Euthyphro, Apology, Crito, Meno and Phaedo
Plato: How God is Good
The central argument in Euthyphro implies that the concept of 'good' must be independent of the concept of 'God' such that "God must love that which is good because it is good." Grube argues that the implication of this is that God has no choice in the matter. To understand this conclusion, it is first necessary to evaluate how the concepts 'good' and 'God' can be independent of one another, since they seem to be synonymous in the sense that good is an integral element in the concept of God. This poses the first problem. If accepted, however, one still must confront the problematic argument that God has no choice in the matter. How could this be possible? There must be a set of rules that regulate what is good, independent of God's opinion, that he has no control over. Although this statement appears to be absurd, it is possible that God has no choice in deciding what is good, but must adhere to rules that govern that which is good.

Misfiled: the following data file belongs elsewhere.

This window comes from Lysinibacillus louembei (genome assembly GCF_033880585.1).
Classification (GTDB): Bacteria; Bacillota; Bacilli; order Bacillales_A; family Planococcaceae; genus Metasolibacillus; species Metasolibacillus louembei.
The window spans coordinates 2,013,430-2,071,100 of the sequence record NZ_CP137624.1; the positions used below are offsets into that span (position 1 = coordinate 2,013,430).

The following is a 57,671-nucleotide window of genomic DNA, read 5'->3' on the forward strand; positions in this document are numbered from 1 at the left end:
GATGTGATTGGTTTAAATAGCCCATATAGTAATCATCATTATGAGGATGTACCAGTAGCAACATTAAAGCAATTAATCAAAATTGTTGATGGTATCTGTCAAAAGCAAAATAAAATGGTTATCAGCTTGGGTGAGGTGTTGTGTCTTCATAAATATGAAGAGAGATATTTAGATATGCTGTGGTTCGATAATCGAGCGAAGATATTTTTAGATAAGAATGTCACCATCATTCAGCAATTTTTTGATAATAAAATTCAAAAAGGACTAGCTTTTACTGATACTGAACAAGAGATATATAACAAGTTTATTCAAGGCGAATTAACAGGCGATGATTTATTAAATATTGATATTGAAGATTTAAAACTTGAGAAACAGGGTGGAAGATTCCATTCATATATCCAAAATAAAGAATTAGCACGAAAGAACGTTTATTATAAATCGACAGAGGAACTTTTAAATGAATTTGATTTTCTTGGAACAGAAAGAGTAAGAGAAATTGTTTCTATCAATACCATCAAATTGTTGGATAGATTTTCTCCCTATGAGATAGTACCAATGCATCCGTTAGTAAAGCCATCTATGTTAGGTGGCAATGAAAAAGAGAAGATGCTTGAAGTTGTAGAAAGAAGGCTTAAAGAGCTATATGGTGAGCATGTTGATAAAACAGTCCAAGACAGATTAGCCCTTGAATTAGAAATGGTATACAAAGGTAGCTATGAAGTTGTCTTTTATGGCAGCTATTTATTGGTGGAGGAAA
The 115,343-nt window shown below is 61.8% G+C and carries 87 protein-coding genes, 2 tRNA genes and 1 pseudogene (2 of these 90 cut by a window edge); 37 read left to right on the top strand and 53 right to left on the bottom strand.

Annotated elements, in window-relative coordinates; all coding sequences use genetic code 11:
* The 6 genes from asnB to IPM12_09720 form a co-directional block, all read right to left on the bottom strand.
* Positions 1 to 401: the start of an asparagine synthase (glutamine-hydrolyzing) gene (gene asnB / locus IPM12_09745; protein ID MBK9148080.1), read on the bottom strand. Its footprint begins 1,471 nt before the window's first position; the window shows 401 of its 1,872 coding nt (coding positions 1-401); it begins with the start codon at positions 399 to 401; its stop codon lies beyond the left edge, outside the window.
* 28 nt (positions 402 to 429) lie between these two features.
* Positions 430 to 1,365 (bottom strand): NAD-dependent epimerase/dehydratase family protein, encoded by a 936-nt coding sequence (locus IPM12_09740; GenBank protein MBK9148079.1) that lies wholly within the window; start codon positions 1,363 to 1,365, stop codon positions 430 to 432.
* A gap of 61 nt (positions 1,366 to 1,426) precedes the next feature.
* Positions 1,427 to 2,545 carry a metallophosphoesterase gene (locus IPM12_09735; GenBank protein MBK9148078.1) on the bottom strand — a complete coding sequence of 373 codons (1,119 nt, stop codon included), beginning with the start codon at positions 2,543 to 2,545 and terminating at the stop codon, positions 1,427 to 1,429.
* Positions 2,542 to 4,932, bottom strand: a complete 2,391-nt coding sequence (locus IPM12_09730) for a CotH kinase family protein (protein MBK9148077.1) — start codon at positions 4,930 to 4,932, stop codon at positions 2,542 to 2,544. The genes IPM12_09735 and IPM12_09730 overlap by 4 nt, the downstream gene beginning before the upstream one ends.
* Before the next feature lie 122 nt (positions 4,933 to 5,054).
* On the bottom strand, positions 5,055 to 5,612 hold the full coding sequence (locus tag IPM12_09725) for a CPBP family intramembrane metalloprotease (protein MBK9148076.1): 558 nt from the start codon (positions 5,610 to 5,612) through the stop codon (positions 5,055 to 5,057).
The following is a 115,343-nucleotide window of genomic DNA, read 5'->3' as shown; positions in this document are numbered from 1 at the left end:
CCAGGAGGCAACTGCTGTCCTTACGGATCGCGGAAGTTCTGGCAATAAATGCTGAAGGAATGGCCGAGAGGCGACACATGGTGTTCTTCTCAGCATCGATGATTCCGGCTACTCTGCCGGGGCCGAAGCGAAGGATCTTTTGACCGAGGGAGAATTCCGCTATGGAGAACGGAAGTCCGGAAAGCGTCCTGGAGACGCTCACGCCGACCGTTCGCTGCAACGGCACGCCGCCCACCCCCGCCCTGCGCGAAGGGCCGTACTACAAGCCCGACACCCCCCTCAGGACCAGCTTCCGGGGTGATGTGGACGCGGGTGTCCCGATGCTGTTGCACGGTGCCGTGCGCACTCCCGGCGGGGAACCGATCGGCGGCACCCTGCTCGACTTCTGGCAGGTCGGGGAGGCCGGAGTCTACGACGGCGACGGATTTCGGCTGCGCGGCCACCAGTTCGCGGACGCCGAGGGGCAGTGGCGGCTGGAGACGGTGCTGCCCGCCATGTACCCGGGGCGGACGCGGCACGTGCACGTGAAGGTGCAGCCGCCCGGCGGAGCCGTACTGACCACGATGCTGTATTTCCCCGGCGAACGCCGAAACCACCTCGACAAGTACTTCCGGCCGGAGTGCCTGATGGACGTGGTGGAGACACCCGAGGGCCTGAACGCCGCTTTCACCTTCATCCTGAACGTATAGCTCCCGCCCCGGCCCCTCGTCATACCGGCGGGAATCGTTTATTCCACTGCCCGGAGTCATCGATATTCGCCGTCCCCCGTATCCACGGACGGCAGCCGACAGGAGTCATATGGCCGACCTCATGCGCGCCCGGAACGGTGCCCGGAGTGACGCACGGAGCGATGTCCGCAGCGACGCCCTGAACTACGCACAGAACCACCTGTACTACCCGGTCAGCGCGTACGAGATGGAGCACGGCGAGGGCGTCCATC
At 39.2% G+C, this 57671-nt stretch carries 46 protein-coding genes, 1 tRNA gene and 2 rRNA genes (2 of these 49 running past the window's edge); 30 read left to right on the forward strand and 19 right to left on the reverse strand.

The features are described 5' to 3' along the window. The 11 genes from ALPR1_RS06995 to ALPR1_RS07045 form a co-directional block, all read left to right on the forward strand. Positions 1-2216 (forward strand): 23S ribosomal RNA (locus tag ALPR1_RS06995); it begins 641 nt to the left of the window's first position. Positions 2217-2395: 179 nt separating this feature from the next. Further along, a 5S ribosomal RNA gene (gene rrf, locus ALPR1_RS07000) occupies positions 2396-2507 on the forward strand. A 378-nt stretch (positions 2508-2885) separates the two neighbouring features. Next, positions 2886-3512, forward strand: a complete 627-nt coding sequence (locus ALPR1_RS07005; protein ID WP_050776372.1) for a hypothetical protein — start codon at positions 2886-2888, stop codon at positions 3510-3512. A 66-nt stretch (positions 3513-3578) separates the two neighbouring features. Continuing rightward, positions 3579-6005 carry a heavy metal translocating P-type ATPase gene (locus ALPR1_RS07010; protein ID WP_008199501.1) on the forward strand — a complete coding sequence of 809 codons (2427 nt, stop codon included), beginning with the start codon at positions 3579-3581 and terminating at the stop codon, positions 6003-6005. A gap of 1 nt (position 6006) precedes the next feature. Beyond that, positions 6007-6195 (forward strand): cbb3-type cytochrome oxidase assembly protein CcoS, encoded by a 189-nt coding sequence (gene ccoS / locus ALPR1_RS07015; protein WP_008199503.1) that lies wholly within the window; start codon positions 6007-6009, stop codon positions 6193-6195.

The assumption that the concept of good is independent of the concept of God seems to be preposterous. If "God is good" is a synthetic statement, then the concept of good helps to characterize the concept of God. Good must be separate from God...
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